Not only can the settlor decide how the assets and income will be distributed when they create the trust, they also retain the right to amend these terms at any point, according to the situation and realities.
3- Simpler management
If the settlor’s children or grandchildren do not have the time, interest or ability to acquire, manage and sell real estate assets, a trustee can be appointed to perform this task. The benefits are twofold: it lightens the family members’ responsibilities while ensuring that the properties are managed by a competent resource, thus generating better returns and creating greater value.
4- Tax advantages
A trust, considered an individual for tax purposes, is taxed as a person would. It may therefore be beneficial to move assets to a trust to reduce a person’s tax burden. It should be noted, however, that the beneficiaries will be the ones taxed on these assets. In some cases, the trust makes it possible to multiply the capital gains deduction and split the income between family members. Also, in common-law provinces*, real estate assets that are transferred to a testamentary trust are not subject to probate fees upon the settlor’s death.
Unlike a will, which is generally public, a deed of trust is not subject to probate, which ensures the confidentiality of the transactions and your financial situation. By creating a trust, a settlor can dispose of property during their lifetime or after their death without any of the details being disclosed to anyone except the beneficiaries.
When you do business with a BARNES real estate broker, who are used to dealing with trusts, they can help you understand the subtleties of each of these advantages and how they can apply to your situation.
Two scenarios that could merit creating a trust
The Tremblays own several homes, lots and industrial buildings. They have two children. One is a minor and the other, an avid traveller, has very little interest in business. The parents want to plan the transfer of their assets to their children but want a competent third party to manage these. By creating a trust, they will be able to appoint a trustee to take on this role and preserve the family assets.
The Dupas live in Paris and have three children. They have acquired significant wealth over the years. Their children are studying in Montréal and are looking to settle in Quebec once they get their permanent residency. Should they acquire real estate to help their children get set up in Quebec? Buying real estate through a trust ensures that the assets in the family portfolio will be managed by an expert in a way that is most advantageous, tax-wise.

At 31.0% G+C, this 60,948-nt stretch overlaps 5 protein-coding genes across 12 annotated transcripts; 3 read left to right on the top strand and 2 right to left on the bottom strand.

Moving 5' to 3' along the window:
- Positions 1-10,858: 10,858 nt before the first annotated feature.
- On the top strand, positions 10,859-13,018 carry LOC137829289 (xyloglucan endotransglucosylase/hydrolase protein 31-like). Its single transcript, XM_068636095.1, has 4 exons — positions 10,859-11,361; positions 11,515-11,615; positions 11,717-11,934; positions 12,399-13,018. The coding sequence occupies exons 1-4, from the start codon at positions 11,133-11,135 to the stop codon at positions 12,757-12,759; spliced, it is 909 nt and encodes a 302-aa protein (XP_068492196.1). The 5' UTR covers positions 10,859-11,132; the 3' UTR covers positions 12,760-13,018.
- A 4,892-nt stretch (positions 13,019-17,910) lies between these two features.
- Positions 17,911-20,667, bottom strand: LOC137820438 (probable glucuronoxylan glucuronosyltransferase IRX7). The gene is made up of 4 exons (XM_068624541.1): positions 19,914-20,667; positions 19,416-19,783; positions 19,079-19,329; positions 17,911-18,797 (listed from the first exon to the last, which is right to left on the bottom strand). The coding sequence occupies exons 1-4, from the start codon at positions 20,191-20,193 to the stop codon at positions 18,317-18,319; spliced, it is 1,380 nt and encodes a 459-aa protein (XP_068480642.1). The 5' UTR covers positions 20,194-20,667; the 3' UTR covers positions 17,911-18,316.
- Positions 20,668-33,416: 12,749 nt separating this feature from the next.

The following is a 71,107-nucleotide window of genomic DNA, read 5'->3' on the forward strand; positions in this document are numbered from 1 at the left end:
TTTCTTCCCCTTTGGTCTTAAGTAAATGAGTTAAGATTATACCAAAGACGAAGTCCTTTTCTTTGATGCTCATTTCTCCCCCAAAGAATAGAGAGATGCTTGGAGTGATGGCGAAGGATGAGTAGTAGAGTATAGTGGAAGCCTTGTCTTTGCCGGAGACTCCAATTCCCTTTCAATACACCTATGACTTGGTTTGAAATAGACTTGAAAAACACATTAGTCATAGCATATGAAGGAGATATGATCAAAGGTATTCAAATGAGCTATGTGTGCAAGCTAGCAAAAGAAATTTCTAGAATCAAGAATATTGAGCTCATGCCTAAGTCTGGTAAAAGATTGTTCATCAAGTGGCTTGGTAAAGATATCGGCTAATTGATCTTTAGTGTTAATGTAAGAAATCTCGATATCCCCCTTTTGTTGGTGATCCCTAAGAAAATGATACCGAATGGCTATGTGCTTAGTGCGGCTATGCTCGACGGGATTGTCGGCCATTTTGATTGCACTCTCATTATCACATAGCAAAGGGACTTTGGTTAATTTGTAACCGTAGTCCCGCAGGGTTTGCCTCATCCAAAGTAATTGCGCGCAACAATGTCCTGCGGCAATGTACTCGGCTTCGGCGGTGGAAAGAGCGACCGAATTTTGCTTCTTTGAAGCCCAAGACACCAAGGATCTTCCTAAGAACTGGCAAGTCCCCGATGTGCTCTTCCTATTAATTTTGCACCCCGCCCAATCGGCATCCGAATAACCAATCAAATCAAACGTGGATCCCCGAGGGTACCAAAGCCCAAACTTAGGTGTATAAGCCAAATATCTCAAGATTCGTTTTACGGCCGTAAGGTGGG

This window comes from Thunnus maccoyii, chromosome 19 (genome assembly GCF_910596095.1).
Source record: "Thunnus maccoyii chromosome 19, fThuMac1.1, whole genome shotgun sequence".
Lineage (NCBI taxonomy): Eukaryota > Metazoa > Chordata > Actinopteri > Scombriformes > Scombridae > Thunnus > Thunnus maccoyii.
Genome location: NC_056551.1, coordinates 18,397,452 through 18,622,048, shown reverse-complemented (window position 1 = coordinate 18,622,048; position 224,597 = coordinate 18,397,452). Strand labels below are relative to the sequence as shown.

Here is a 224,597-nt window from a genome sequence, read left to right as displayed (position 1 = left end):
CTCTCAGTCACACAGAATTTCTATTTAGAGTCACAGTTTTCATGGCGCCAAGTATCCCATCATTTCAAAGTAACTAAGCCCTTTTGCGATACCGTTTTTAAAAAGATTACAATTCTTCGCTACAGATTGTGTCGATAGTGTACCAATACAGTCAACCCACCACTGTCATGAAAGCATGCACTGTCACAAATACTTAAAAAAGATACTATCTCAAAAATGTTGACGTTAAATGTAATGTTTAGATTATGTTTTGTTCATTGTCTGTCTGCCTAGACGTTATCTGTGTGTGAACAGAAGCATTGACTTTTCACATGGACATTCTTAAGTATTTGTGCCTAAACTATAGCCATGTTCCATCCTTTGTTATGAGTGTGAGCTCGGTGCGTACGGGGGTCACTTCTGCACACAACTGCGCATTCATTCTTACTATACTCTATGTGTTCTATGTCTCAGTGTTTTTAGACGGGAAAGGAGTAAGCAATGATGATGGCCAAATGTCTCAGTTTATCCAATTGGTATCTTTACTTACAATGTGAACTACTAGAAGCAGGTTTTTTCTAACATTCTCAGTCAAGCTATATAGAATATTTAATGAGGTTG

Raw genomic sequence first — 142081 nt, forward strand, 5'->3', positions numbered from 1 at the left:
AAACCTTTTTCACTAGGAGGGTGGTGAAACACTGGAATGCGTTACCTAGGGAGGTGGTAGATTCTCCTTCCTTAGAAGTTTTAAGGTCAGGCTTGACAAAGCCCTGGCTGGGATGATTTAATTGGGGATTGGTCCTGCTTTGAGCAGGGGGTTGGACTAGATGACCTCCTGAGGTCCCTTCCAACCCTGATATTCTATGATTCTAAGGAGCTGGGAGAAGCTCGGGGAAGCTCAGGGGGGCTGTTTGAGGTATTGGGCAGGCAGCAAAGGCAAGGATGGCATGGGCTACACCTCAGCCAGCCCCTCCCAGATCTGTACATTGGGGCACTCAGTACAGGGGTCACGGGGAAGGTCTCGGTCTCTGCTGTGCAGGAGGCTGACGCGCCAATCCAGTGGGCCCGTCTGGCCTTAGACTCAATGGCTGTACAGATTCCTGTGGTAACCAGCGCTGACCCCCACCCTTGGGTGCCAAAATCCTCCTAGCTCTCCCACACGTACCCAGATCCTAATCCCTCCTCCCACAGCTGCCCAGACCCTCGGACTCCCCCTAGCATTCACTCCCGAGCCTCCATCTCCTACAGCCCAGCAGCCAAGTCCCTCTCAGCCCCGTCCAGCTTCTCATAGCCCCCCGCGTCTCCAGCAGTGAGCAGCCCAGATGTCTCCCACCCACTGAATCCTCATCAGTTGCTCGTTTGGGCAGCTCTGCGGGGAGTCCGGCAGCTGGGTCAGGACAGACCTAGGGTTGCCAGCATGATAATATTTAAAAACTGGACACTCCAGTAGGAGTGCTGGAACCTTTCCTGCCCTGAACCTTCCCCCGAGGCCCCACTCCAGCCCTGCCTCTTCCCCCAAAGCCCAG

Interested but not sure where to start?
While it’s s true that trusts are a financial vehicle mainly used by wealthy people with considerable assets, you don’t need to have a lot of money to create one and use it to your advantage.
If you’re thinking of creating a trust, first determine what you are looking to achieve. Do you want to create an investment vehicle, set up a structure for future investments or protect existing assets? Will the assets be bequeathed during your lifetime or upon your death?
Often, it is your private wealth advisor or financial advisor who will suggest that you create a trust if they think it would benefit you. They will identify your goals and assess your financial, real estate and family situation.
Once they have a clear picture of your situation, and depending on the level of complexity, professionals such as a notary, a lawyer, a tax professional and/or a real estate broker will be involved in creating and administering the trust. At BARNES, our real estate experts regularly deal with this type of project and have surrounded themselves with the most qualified professionals in the industry.
“By teaming up with an excellent network of professionals, we are able to answer the many questions people have on this subject and can support them throughout the process. We carefully assess how a real estate transaction will impact our clients’ overall financial situation and put in place the tools to make the best use of existing tax and legal provisions,” says Félix Giguère, partner and residential real estate broker at BARNES Québec.
Interested in learning more about creating a trust to acquire real estate? Contact us. We will enlighten you and put you in touch with top professionals.
*In Canada, all provinces except Quebec.